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Time to retire - Time to die? A prospective cohort study of the effects of early retirement on long-term survival


  • Brockmann, Hilke
  • Müller, Rolf
  • Helmert, Uwe


In a long-term prospective cohort study we try to assess selective and protective impacts of early retirement on life expectancy. The results are based on the members of a compulsory German health insurance fund (Gmünder Ersatzkasse). We analyzed 88,399 men and 41,276 women who retired between the ages of 50 and 65 from January 1990 to December 2004. Our main outcome measures are hazard ratios for death adjusted for age, sex, marital and socioeconomic status, year of observation, age at retirement, hospitalization, and form of retirement scheme. We found a significantly higher mortality risk among pensioners with reduced earning capacities than among old-age pensioners who either left the labor market between the ages of 56 and 60 or between 61 and 65. The youngest male and female pensioners who left the labor market between the ages of 51 and 55 because of their reduced earning capacity faced the highest mortality risk. But healthy people who retire early do not experience shorter long-term survival than those who retire late. On the contrary, if we take into consideration the amount of days spent in hospital during the last 2 years prior to retirement, early retirement in fact lowers mortality risks significantly by 12% for men and by 23% for women. Thus with respect to mortality, early retirement reflects both selective and protective processes. First of all, individuals with poor health and lower survival chances are filtered out of the labor market. However, healthy pensioners may be protected during retirement. For the former, early retirement is a necessity, for the latter it is an asset. Pension reformers should take health differentials into consideration when cutting back pension programs and increasing retirement age.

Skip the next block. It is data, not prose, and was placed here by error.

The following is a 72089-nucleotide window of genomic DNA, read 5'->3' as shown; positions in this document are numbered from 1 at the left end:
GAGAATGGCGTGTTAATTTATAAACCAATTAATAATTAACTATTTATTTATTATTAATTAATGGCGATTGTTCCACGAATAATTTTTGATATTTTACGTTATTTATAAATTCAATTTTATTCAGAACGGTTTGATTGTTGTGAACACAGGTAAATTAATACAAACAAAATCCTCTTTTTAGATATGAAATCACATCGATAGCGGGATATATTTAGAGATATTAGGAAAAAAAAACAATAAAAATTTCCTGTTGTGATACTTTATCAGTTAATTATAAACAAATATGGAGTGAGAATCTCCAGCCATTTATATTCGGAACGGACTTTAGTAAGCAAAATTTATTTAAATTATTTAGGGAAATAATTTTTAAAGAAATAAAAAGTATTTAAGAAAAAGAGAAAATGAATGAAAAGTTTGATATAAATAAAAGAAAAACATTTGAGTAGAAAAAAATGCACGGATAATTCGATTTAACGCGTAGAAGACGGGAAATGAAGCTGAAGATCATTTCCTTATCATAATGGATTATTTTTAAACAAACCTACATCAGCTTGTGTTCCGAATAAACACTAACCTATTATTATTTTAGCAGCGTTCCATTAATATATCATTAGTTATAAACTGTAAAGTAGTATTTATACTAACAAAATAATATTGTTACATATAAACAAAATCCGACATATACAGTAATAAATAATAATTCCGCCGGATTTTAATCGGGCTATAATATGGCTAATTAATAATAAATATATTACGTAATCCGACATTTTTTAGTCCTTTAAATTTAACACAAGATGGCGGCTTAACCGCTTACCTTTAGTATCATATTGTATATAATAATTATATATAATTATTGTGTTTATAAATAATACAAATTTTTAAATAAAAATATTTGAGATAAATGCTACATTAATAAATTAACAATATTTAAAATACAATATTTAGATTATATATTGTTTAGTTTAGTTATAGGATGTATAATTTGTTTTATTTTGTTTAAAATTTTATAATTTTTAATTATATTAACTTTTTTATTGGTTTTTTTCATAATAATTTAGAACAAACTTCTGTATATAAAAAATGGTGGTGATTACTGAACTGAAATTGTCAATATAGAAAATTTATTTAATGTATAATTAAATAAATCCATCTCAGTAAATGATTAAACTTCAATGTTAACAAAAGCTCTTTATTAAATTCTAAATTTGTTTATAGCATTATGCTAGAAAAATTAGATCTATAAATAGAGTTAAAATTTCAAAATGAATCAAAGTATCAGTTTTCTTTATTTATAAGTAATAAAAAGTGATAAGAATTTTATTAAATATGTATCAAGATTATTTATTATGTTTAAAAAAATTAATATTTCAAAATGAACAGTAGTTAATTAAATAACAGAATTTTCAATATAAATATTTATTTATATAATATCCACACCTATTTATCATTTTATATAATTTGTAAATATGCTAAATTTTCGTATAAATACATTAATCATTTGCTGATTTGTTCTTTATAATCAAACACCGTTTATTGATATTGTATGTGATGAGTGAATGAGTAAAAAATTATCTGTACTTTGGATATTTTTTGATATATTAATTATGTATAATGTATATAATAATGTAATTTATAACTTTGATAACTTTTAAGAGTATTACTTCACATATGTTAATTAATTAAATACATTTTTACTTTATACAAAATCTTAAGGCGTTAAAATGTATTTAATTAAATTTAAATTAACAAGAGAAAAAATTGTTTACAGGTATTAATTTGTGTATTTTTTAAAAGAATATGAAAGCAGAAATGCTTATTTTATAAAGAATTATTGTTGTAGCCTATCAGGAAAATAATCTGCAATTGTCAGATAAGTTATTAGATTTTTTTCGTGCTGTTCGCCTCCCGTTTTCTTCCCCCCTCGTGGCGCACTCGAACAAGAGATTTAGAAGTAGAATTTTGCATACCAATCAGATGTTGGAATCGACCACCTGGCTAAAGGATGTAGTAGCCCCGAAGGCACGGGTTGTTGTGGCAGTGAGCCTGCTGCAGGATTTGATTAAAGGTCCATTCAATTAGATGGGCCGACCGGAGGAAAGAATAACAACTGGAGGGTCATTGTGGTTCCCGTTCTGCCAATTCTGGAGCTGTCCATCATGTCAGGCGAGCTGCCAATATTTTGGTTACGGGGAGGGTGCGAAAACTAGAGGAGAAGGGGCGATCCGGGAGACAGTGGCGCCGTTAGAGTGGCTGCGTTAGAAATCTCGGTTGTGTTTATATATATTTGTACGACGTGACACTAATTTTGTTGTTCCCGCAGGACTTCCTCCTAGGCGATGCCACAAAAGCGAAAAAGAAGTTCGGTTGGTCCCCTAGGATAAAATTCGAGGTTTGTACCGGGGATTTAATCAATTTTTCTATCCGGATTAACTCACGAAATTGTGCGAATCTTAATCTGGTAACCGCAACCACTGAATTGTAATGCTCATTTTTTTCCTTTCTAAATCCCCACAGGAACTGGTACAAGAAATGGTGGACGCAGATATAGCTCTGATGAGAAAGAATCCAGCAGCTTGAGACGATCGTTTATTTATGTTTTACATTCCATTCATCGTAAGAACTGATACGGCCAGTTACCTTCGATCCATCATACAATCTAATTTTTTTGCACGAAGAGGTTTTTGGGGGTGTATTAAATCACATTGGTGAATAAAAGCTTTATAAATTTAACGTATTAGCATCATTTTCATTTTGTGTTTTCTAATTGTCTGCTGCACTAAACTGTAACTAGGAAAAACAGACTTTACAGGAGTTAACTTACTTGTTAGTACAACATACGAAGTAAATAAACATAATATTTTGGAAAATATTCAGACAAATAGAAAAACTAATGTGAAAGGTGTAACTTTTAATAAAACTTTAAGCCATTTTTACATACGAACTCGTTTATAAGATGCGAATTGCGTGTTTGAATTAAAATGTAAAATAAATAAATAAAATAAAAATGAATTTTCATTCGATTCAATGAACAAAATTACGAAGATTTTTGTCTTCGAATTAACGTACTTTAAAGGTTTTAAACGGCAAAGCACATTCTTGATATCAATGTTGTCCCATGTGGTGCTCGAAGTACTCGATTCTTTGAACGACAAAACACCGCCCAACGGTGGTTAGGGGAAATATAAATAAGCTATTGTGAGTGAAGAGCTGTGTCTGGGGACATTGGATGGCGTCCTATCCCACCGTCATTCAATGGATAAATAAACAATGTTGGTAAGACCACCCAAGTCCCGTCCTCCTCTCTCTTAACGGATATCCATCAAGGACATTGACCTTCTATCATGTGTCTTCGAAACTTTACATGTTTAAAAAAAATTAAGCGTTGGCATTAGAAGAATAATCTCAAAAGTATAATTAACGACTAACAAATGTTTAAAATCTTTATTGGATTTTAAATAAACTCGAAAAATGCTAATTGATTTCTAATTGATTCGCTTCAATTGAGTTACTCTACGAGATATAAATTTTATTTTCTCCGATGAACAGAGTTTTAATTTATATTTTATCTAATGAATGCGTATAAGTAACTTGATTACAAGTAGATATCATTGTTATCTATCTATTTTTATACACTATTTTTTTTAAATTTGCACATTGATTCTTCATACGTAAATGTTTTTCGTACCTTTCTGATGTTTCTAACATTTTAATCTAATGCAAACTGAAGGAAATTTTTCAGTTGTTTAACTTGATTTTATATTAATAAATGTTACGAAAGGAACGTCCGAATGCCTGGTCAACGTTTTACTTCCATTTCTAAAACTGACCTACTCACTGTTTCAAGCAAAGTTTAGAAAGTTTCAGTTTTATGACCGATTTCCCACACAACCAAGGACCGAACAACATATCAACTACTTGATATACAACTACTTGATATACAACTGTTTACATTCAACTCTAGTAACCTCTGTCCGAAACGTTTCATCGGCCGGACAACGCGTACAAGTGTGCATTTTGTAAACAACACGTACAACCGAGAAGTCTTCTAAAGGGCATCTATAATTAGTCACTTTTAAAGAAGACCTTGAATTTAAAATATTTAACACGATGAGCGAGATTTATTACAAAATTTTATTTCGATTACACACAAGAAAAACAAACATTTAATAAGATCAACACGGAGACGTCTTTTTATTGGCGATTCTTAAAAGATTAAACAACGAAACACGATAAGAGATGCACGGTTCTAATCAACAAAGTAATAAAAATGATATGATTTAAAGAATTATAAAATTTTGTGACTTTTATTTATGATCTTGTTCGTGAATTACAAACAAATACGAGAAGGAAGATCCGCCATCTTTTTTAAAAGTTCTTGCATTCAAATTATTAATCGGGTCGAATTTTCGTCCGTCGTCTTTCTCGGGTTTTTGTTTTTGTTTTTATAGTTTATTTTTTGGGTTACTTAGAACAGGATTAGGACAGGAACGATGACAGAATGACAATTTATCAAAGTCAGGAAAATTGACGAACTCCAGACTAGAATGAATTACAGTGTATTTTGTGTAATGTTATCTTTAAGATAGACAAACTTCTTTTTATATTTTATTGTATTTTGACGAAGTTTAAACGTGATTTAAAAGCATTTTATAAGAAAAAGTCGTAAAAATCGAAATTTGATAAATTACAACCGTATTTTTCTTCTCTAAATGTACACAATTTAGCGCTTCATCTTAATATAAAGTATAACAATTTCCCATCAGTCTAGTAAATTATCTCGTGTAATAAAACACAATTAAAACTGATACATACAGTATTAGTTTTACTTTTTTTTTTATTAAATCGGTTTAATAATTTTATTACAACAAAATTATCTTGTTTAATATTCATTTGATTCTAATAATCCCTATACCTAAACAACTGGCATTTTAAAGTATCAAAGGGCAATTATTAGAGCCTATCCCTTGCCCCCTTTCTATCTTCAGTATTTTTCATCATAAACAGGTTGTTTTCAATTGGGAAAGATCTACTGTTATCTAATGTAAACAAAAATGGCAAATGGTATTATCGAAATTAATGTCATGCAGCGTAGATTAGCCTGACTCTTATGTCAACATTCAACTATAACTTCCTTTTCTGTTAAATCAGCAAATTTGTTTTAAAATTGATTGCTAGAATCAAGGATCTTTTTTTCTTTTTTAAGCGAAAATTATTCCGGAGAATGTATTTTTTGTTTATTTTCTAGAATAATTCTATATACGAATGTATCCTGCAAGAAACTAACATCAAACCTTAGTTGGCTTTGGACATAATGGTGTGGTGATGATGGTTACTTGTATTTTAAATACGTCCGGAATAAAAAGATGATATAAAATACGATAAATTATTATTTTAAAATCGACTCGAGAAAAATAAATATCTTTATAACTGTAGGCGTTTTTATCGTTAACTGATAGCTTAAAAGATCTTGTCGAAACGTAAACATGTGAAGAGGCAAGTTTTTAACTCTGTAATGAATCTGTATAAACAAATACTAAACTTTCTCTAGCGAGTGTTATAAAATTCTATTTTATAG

Suggested Citation

  • Brockmann, Hilke & Müller, Rolf & Helmert, Uwe, 2009. "Time to retire - Time to die? A prospective cohort study of the effects of early retirement on long-term survival," Social Science & Medicine, Elsevier, vol. 69(2), pages 160-164, July.
  • Handle: RePEc:eee:socmed:v:69:y:2009:i:2:p:160-164

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    References listed on IDEAS

    1. Alan L. Gustman & Thomas L. Steinmeier, 2004. "Social security, pensions and retirement behaviour within the family," Journal of Applied Econometrics, John Wiley & Sons, Ltd., vol. 19(6), pages 723-737.
    2. Hans Fehr & Wenche Irén Sterkeby & Øystein Thøgersen, 2003. "Social security reforms and early retirement," Journal of Population Economics, Springer;European Society for Population Economics, vol. 16(2), pages 345-361, May.
    3. repec:aph:ajpbhl:1983:73:7:779-783_8 is not listed on IDEAS
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    Cited by:

    1. Hernaes, Erik & Markussen, Simen & Piggott, John & Vestad, Ola L., 2013. "Does retirement age impact mortality?," Journal of Health Economics, Elsevier, vol. 32(3), pages 586-598.
    2. Andreas Kuhn & Jean-Philippe Wuellrich & Josef Zweimüller, 2010. "Fatal attraction? Access to early retirement and mortality," IEW - Working Papers 499, Institute for Empirical Research in Economics - University of Zurich.
    3. Hélène Blake & Clémentine Garrouste, 2017. "Collateral effects of a pension reform in France," Working Papers hal-01500683, HAL.
    4. Martin Siegel & Markus Luengen & Stephanie Stock, 2013. "On age-specific variations in income-related inequalities in diabetes, hypertension and obesity," International Journal of Public Health, Springer;Swiss School of Public Health (SSPH+), vol. 58(1), pages 33-41, February.
    5. repec:bla:econpa:v:36:y:2017:i:1:p:17-31 is not listed on IDEAS


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